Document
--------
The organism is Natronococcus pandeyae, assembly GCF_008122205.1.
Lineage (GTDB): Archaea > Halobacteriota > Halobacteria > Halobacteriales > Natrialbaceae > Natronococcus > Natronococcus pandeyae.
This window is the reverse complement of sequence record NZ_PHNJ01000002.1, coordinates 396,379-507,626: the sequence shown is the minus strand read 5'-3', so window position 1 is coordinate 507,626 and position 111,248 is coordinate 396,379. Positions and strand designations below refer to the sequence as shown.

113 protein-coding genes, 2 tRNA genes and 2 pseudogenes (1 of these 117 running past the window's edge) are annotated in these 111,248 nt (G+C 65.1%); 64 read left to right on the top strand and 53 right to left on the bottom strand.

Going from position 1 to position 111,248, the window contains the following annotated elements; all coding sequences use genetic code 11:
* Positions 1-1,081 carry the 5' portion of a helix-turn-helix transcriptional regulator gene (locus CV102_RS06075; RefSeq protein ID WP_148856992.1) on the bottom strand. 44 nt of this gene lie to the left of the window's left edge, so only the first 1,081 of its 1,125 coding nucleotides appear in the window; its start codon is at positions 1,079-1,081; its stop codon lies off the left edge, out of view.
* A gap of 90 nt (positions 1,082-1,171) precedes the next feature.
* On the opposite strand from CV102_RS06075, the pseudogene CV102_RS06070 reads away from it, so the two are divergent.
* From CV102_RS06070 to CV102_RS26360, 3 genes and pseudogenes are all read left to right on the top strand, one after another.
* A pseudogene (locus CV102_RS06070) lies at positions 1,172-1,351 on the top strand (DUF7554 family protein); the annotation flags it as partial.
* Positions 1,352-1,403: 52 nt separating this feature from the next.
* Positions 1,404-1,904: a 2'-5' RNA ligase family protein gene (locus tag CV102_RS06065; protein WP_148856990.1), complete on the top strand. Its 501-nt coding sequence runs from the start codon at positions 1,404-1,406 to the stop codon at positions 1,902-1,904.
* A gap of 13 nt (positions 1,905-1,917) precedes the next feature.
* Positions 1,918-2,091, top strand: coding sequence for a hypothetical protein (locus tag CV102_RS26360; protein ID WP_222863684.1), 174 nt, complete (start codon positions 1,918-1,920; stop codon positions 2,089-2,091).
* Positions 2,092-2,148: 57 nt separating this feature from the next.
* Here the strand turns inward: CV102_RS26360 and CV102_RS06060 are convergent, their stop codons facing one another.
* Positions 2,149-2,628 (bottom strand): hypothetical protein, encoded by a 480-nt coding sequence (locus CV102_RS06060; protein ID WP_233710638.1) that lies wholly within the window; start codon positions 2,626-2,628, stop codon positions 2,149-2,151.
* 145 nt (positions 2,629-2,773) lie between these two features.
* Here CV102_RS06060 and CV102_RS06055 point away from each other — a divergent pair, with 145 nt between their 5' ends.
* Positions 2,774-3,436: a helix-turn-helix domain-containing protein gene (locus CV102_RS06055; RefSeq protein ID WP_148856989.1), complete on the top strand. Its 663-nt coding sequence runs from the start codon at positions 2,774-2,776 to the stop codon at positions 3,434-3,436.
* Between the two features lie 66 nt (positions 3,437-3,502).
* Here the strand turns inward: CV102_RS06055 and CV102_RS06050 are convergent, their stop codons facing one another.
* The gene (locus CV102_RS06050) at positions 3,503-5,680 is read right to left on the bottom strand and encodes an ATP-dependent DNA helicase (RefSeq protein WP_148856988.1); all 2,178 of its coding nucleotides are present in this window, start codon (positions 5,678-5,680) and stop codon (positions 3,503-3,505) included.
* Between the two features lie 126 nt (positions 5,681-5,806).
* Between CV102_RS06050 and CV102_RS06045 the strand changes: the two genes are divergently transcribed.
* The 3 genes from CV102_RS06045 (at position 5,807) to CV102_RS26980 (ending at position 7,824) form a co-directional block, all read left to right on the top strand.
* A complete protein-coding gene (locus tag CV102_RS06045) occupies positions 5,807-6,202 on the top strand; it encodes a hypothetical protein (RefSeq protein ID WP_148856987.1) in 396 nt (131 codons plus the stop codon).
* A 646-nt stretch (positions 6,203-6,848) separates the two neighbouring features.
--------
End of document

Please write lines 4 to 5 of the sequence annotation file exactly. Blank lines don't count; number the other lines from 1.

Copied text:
113 protein-coding genes, 2 tRNA genes and 2 pseudogenes (1 of these 117 running past the window's edge) are annotated in these 111,248 nt (G+C 65.1%); 64 read left to right on the top strand and 53 right to left on the bottom strand.

Going from position 1 to position 111,248, the window contains the following annotated elements; all coding sequences use genetic code 11: